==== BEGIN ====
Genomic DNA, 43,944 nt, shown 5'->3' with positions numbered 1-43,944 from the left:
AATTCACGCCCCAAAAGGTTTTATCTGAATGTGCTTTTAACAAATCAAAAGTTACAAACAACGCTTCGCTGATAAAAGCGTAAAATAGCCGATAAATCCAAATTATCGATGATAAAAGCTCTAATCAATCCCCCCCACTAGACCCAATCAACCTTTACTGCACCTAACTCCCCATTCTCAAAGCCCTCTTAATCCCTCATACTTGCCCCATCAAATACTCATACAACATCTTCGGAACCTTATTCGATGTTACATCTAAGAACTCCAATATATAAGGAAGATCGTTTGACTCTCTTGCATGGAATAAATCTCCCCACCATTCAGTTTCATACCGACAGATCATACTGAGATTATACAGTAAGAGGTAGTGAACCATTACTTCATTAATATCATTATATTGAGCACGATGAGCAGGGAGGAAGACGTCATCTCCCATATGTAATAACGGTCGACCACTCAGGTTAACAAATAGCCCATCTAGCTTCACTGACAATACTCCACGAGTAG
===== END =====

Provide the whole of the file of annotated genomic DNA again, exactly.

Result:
Genomic DNA, 43,944 nt, shown 5'->3' with positions numbered 1-43,944 from the left:
AATTCACGCCCCAAAAGGTTTTATCTGAATGTGCTTTTAACAAATCAAAAGTTACAAACAACGCTTCGCTGATAAAAGCGTAAAATAGCCGATAAATCCAAATTATCGATGATAAAAGCTCTAATCAATCCCCCCCACTAGACCCAATCAACCTTTACTGCACCTAACTCCCCATTCTCAAAGCCCTCTTAATCCCTCATACTTGCCCCATCAAATACTCATACAACATCTTCGGAACCTTATTCGATGTTACATCTAAGAACTCCAATATATAAGGAAGATCGTTTGACTCTCTTGCATGGAATAAATCTCCCCACCATTCAGTTTCATACCGACAGATCATACTGAGATTATACAGTAAGAGGTAGTGAACCATTACTTCATTAATATCATTATATTGAGCACGATGAGCAGGGAGGAAGACGTCATCTCCCATATGTAATAACGGTCGACCACTCAGGTTAACAAATAGCCCATCTAGCTTCACTGACAATACTCCACGAGTAG